1. Health

Wearing sunscreen is a must, but what if you're allergic?
Published Jul. 9, 2015

Summer fun means lots of sun.

But in the Sunshine State, especially, we have to be extra careful. Sun exposure is linked to sun damage, premature aging and skin cancers, including melanoma, the most dangerous form of skin cancer.

Wearing sunscreen should be a part of daily life. It helps to prevent premature aging and cuts the risk of developing melanoma by half.

But what if sunscreen triggers an allergic skin reaction?

With millions of people wearing sunscreens regularly, we are seeing more reactions to these products. There is a multitude of sunscreen products, all designed to absorb or block harmful ultraviolet radiation, but some chemicals in them can cause allergic reactions for some people.

Reactions to sunscreens typically are allergic contact dermatitis, irritant dermatitis or allergic contact photosensitive dermatitis.

Symptoms of contact dermatitis are a rash, redness, swelling, itching and blisters. The only difference between contact dermatitis and photosensitive dermatitis is that the latter occurs only after sunscreen-coated skin has been exposed to sunlight. Irritant dermatitis occurs when chemicals damage the outer layer of the skin, leading to inflammation.

Most sunscreens contain multiple active ingredients and a slew of inactive ingredients, making it difficult to pinpoint the source of the trouble. An allergist can perform a patch test to try to find out which components of the sunscreen are problematic for you. Patch testing can detect delayed sensitivity reactions to chemicals without the use of needles. The test is done on your back and evaluated at 48 hours, 72 hours and sometimes even later. Photopatch testing should be considered as well.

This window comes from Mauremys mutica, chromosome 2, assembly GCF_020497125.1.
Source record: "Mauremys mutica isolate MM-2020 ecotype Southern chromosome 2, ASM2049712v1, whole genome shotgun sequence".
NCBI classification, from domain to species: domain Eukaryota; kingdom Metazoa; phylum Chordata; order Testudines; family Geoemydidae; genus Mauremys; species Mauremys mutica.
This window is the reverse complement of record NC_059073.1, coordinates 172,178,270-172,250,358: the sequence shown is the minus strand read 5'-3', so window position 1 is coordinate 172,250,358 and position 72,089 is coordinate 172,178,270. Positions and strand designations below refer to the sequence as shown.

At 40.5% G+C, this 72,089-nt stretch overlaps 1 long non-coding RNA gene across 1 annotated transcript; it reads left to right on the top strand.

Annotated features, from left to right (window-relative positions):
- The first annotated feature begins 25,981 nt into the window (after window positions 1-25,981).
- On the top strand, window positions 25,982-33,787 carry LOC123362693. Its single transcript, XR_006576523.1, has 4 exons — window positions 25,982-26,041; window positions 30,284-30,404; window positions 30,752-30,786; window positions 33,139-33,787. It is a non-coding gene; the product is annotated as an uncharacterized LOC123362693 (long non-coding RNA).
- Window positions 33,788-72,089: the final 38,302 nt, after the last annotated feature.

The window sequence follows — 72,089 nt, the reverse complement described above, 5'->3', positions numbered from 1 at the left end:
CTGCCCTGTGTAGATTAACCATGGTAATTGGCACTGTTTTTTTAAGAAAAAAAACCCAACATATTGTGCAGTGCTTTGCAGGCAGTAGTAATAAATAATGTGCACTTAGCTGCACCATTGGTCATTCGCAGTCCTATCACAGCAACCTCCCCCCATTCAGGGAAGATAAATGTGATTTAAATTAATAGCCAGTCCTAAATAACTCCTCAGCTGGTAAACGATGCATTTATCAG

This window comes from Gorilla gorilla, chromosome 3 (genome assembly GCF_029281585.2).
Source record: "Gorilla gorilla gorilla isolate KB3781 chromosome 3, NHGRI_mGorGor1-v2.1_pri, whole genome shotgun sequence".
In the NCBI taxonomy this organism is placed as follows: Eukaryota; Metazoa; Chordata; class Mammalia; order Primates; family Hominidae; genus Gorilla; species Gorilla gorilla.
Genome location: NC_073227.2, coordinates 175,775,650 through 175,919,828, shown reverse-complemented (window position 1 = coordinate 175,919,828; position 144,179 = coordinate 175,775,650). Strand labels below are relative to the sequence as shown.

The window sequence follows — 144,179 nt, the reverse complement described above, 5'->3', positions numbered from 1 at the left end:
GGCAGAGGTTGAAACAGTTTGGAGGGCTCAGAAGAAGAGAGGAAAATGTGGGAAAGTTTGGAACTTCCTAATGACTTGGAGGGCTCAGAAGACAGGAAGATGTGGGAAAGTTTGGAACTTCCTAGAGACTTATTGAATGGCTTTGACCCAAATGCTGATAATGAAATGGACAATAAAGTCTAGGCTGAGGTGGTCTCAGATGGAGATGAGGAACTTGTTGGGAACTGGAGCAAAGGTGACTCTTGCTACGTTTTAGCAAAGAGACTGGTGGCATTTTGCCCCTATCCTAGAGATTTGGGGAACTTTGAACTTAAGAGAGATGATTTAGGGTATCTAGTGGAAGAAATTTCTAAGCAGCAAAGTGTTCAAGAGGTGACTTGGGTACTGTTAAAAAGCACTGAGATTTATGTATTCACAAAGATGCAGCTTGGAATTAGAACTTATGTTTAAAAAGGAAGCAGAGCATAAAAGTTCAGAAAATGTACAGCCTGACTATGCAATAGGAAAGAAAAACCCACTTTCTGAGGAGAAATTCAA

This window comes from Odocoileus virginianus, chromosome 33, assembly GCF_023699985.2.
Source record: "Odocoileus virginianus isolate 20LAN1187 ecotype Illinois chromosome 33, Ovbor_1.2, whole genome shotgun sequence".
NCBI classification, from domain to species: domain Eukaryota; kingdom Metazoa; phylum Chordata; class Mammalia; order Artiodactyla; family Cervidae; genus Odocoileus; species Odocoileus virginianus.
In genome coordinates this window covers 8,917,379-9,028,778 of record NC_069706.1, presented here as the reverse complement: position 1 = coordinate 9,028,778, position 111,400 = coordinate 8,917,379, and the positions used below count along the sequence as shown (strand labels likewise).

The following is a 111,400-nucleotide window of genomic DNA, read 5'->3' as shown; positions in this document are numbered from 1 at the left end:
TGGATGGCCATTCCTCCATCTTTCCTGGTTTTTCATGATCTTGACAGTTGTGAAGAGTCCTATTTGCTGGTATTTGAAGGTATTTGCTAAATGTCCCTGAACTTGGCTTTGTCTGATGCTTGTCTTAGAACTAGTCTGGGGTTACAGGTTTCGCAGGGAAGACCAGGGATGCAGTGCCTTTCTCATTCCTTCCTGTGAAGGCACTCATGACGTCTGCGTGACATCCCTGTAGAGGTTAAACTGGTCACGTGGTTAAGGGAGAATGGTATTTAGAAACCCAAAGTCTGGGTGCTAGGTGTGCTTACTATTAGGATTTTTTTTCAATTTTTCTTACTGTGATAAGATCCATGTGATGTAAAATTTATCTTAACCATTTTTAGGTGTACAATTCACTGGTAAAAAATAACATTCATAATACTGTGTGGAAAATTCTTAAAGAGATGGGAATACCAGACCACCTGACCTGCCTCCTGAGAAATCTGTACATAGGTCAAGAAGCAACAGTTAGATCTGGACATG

If you are allergic to a component in the sunscreen you are using, it's possible that a different brand or a different preparation will be free of the offending agent or agents. We often find that people are better able to tolerate mineral, powder sunscreens, which contain zinc oxide and titanium dioxide and are not rubbed into the skin.

Sunscreen should be like a second skin to you, and you should never leave home without it on. If you do have an allergic reaction to sunscreen, consider working with an allergist to find a product that will protect your skin without irritating it. Be safe this summer, and be kind to your skin.

Dr. Mona V. Mangat is a board-certified allergist and immunologist at Bay Area Allergy & Asthma in St. Petersburg. Find her at If you have a question for the doctor, email her at Your question may be answered in a future column.


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